Previously, the party was divided on whether it would compete or cooperate with the DPP. Anti-DPP elements within the party, led by former chairman Huang Kuo-chang (黃國昌), eventually led to the departure of two district legislators from the NPP and a major rift in the party.

Freddy Lim (林昶佐) and Hung Tzu-yung (洪慈庸) both ran under the NPP in 2016 and won in KMT strongholds. They are now running as independents cooperating with the DPP. Other NPP candidates are facing strong DPP pressure in their races given the party’s split. In districts like Hsinchu City and New Taipei’s 12th district, NPP candidates are competing with the DPP over progressive voters in a three-way race with the KMT. New Taipei’s 12th district is currently occupied by former NPP chairman Huang Kuo-chang, who won the district in 2016 but has much neglected his electorate.

The “deep-greens,” determined Taiwanese nationalists, have also briefly grabbed the attention of the media. Consisting of associates of former president Chen Shui-bian (陳水扁) and other DPP old guards, this faction within the pan-Green coalition has stirred up controversies such as attempts to discredit President Tsai’s academic credentials.

More recently, however, reconciliation is happening between the deep greens and the mainstream DPP party. In the beginning of 2019, Taiwanese nationalists such as Koo Kuan-min (辜寬敏) publicly demanded President Tsai Ing-wen (蔡英文) to resign, but some have since pulled back their hardline anti-Tsai attitude. The inclusion of two former premiers closely associated with the deep-greens in the DPP ticket — Yu Shyi-kun (游錫堃) on number seven of the DPP party list and William Lai (賴清德) as vice president — can be seen as necessary steps to prevent another deep-green rebellion against the DPP mainstream.


Photo Credit: CNA

DPP Politician and Minister of Transportation and Communications Lin Chia-lung (林佳龍) campaigns for Freddy Lin in the Wanhua district in Taipei on December 8, 2019.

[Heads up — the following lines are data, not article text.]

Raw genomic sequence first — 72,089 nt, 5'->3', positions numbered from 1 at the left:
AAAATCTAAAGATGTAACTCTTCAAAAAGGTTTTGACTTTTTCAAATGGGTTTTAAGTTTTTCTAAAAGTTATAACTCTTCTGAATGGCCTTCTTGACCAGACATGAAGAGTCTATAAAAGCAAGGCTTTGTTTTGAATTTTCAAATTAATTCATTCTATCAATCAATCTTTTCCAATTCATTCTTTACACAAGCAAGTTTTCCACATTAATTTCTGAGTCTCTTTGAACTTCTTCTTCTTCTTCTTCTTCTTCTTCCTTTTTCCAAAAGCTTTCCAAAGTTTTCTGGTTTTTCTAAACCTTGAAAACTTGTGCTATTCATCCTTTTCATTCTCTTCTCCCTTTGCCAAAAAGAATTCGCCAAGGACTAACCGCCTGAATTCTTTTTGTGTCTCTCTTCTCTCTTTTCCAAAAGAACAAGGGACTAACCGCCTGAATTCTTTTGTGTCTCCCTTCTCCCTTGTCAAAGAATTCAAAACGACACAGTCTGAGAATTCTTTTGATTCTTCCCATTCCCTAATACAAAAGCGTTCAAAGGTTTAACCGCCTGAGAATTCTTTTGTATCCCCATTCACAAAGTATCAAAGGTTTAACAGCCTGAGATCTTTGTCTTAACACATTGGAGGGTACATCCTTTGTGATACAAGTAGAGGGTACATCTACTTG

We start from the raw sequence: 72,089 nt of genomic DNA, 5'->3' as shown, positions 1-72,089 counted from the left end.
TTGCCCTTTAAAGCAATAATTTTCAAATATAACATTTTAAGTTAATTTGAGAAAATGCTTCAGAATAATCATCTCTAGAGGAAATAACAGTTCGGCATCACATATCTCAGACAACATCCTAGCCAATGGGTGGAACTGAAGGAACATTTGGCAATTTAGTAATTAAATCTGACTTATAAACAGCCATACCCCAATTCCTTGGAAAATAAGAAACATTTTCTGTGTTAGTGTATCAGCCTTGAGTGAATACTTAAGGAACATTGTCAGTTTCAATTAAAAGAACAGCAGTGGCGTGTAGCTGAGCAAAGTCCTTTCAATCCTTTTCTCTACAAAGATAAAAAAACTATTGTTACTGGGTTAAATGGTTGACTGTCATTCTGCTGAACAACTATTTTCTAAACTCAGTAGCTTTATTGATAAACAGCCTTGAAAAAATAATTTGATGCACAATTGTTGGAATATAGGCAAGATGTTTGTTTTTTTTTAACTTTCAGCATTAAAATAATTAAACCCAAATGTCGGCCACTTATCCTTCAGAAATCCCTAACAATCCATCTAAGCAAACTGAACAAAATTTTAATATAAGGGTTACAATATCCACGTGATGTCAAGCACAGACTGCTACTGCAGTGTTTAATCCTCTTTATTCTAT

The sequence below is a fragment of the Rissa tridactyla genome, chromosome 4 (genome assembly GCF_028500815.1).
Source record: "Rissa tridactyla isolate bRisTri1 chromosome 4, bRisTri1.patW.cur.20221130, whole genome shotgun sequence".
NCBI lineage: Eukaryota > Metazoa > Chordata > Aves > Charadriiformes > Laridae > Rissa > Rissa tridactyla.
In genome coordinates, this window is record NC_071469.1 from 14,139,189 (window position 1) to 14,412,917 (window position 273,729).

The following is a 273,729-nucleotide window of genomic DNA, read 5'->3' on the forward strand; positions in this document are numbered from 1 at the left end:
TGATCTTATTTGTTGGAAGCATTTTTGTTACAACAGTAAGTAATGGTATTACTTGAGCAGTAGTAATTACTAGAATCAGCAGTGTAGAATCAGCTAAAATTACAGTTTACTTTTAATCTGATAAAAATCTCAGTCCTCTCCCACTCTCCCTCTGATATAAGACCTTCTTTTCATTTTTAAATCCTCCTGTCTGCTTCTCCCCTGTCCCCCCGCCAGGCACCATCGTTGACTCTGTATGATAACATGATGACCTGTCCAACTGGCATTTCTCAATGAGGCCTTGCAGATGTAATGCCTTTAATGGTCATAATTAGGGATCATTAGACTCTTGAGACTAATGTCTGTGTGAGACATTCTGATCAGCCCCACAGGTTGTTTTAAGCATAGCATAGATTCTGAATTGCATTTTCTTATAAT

Struggles of smaller pan-Green parties

The design of Taiwan’s electoral system has inevitably pitted many of DPP’s partners against themselves, as the DPP becomes increasingly a big-tent party. Smaller parties are facing more pressure to either cooperate with the DPP or face defeat. The two district legislators who quit NPP to cooperate with the DPP show how the party’s decision to compete rather than cooperate on a party-wide basis can disproportionately hurt certain members of the party.

What is also becoming more evident is the development of democratic pluralism in Taiwan. We are seeing more diversification of political opinions in both the pan-Blue and pan-Green camp, with the DPP and KMT no longer commanding as much influence within their respective coalitions.

In a sense, “camps” and “coalitions” are losing their importance. The pan-Green camp is moving away from being centered around the push for formal Taiwanese statehood, and alliances are instead forming around topics like combating Chinese influence operations and social justice. Parties that do not identify with any of the two “camps,” like the NPP and the Taiwan People’s Party (TPP) established by Taipei Mayor Ko Wen-je (柯文哲), represent both the rise of populism and the consolidation of leftist and centrist politics in Taiwan’s political environment away from nationalism.

The traditionally left-of-center pan-Green coalition is facing competition from parties that are not on the traditional green-blue spectrum and are unaffiliated with either of the two establishment parties. As this happens, the DPP is realigning itself to integrate as much of the pan-Green parties as it could, while smaller parties both work with the DPP for electoral benefits and compete for the party ticket to retain their own party platforms.

As Taiwan’s 2020 election draws near, the imperfect partnership between the DPP and its partners will continue to be tested for cohesion. The DPP will likely be competing primarily against the NPP and TPP this year for legislative seats, rather than against its traditional rival, the KMT.

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TNL Editor: Daphne K. Lee (@thenewslensintl)